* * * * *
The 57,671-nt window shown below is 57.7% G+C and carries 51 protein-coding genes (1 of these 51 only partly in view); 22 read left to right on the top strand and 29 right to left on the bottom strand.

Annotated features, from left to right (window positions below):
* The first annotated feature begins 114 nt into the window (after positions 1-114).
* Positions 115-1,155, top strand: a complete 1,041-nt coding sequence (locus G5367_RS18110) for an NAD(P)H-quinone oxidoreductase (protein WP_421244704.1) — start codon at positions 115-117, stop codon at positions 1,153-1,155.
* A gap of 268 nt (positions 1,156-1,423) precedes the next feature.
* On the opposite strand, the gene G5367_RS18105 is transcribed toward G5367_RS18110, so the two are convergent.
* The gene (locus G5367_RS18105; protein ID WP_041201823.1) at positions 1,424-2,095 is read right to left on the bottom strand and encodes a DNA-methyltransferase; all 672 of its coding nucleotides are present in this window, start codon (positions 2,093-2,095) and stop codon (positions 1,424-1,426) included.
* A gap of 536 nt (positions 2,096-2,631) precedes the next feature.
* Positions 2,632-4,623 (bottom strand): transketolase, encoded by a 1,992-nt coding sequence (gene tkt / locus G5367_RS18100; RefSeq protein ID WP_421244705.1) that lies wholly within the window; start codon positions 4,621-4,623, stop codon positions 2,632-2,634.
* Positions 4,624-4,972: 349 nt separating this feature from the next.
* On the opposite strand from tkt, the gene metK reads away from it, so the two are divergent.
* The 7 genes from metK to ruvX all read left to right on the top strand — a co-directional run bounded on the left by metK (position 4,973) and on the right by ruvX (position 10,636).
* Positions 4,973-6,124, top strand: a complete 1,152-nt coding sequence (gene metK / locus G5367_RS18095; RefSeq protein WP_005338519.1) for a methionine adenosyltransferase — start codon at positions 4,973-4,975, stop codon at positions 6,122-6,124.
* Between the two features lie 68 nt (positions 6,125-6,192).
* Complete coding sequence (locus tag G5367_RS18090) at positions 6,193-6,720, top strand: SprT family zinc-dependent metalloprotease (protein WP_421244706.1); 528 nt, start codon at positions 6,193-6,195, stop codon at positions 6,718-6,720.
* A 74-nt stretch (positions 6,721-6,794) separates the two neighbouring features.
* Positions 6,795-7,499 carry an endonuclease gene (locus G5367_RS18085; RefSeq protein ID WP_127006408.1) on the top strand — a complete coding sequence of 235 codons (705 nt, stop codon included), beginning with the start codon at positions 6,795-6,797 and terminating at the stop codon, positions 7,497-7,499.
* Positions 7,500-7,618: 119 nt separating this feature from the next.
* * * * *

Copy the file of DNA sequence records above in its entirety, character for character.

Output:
The 57,671-nt window shown below is 57.7% G+C and carries 51 protein-coding genes (1 of these 51 only partly in view); 22 read left to right on the top strand and 29 right to left on the bottom strand.

Annotated features, from left to right (window positions below):
* The first annotated feature begins 114 nt into the window (after positions 1-114).
* Positions 115-1,155, top strand: a complete 1,041-nt coding sequence (locus G5367_RS18110) for an NAD(P)H-quinone oxidoreductase (protein WP_421244704.1) — start codon at positions 115-117, stop codon at positions 1,153-1,155.
* A gap of 268 nt (positions 1,156-1,423) precedes the next feature.
* On the opposite strand, the gene G5367_RS18105 is transcribed toward G5367_RS18110, so the two are convergent.
* The gene (locus G5367_RS18105; protein ID WP_041201823.1) at positions 1,424-2,095 is read right to left on the bottom strand and encodes a DNA-methyltransferase; all 672 of its coding nucleotides are present in this window, start codon (positions 2,093-2,095) and stop codon (positions 1,424-1,426) included.
* A gap of 536 nt (positions 2,096-2,631) precedes the next feature.
* Positions 2,632-4,623 (bottom strand): transketolase, encoded by a 1,992-nt coding sequence (gene tkt / locus G5367_RS18100; RefSeq protein ID WP_421244705.1) that lies wholly within the window; start codon positions 4,621-4,623, stop codon positions 2,632-2,634.
* Positions 4,624-4,972: 349 nt separating this feature from the next.
* On the opposite strand from tkt, the gene metK reads away from it, so the two are divergent.
* The 7 genes from metK to ruvX all read left to right on the top strand — a co-directional run bounded on the left by metK (position 4,973) and on the right by ruvX (position 10,636).
* Positions 4,973-6,124, top strand: a complete 1,152-nt coding sequence (gene metK / locus G5367_RS18095; RefSeq protein WP_005338519.1) for a methionine adenosyltransferase — start codon at positions 4,973-4,975, stop codon at positions 6,122-6,124.
* Between the two features lie 68 nt (positions 6,125-6,192).
* Complete coding sequence (locus tag G5367_RS18090) at positions 6,193-6,720, top strand: SprT family zinc-dependent metalloprotease (protein WP_421244706.1); 528 nt, start codon at positions 6,193-6,195, stop codon at positions 6,718-6,720.
* A 74-nt stretch (positions 6,721-6,794) separates the two neighbouring features.
* Positions 6,795-7,499 carry an endonuclease gene (locus G5367_RS18085; RefSeq protein ID WP_127006408.1) on the top strand — a complete coding sequence of 235 codons (705 nt, stop codon included), beginning with the start codon at positions 6,795-6,797 and terminating at the stop codon, positions 7,497-7,499.
* Positions 7,500-7,618: 119 nt separating this feature from the next.